0.50 deg. Reflectivity for 1500 UTC 31 Dec. 2005. 

GFS forecast sounding valid 1800 UTC 31 Dec. 2005.

The radar shows that plenty of rain made it east of the mountains by 1500 UTC.  Note that the GFS sounding is saturated and pretty much follows the moist adiabatic. Such a sounding looks like it is common for spillover events.  Note the lack of any inversion just above  the level of the mountain crest.   Wallmann suggests that a forecaster look at a cross section with saturated moisture potential vorticity on it to find when the instability or CSI might be present.  Model sounding from NSHARP can help. When the forecast sounding looks similar to the one above and strong forcing is present east of the Sierra ridge top, forecast spillover.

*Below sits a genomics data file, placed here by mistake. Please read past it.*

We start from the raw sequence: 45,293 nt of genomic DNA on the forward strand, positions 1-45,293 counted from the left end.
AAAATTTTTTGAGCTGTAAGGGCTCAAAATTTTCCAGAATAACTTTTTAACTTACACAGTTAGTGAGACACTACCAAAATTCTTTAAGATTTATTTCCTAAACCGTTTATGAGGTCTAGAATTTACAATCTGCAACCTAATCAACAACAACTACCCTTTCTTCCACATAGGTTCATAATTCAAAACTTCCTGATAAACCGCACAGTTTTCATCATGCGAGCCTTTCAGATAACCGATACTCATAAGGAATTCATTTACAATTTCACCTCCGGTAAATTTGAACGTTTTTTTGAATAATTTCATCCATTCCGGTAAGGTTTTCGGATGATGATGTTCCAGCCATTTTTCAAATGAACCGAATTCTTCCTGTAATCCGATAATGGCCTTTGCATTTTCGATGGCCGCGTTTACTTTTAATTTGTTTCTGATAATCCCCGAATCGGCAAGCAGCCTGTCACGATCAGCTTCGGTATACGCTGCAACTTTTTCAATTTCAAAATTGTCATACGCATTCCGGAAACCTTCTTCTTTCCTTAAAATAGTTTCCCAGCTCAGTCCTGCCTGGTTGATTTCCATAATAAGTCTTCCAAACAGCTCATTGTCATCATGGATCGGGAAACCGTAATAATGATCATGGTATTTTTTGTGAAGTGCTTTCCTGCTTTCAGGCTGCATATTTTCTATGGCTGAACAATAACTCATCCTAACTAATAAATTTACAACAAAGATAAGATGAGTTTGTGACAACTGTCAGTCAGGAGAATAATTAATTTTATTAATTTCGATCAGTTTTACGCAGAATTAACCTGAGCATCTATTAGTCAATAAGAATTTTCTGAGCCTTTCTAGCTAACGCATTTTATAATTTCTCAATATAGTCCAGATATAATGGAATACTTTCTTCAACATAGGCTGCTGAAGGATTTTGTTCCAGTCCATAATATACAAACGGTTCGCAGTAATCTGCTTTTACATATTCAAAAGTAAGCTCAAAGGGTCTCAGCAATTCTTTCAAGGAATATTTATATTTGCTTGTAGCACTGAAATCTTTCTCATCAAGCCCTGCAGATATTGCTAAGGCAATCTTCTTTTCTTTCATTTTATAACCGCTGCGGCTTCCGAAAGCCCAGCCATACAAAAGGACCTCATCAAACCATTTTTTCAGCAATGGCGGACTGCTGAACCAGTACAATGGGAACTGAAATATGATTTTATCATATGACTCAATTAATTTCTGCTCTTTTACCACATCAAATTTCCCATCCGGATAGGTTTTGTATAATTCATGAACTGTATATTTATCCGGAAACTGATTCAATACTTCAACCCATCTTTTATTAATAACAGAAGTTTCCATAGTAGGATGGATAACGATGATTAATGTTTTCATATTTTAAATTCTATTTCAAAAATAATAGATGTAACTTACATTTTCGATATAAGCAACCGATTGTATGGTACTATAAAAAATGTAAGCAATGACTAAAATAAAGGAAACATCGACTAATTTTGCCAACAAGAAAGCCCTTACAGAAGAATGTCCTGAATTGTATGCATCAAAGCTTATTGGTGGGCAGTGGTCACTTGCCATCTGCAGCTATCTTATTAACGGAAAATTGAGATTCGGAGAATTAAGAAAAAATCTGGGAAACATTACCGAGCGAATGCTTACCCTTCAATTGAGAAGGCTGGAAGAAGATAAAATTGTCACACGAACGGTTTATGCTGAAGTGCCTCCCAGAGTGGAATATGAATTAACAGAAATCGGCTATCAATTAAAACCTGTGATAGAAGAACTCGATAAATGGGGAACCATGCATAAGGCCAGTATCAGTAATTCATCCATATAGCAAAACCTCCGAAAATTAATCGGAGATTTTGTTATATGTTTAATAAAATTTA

12-36 hr ETA precipitation forecast valid 1200 UTC 31 Dec. 2005

24 hr precipitation analysis forecast valid 1200 UTC 31 Dec. 2005

The NAM predicted spillover during the Dec. 31, 2005 event but it does not always correctly predict spillover as can be seen below.  Spillover events remain a difficult forecast problem.

NAM 36hr 850-hPa  wind and moisture flux valid 1200 UTC 31 Dec. 2005. 

The was associated with an atmospheric river with moisture flux/transport anomalies of greater than 5 S.D. The high snow levels of 8500 ft. led to heavy rains across the Tahoe basin where rainfall amounts of 4 to 8 inches were reported over a 2 day period.  2 to 4 inches fell in Reno.  The heavy rainfall led to widespread flooding along the Susan, Pit, Truckee and Carson Rivers. 

12-36 hr ETA QPF valid 1200 UTC 20 Oct. 2004.

24-h accumulated precipitation valid 1200 UTC 20 Oct. 2006.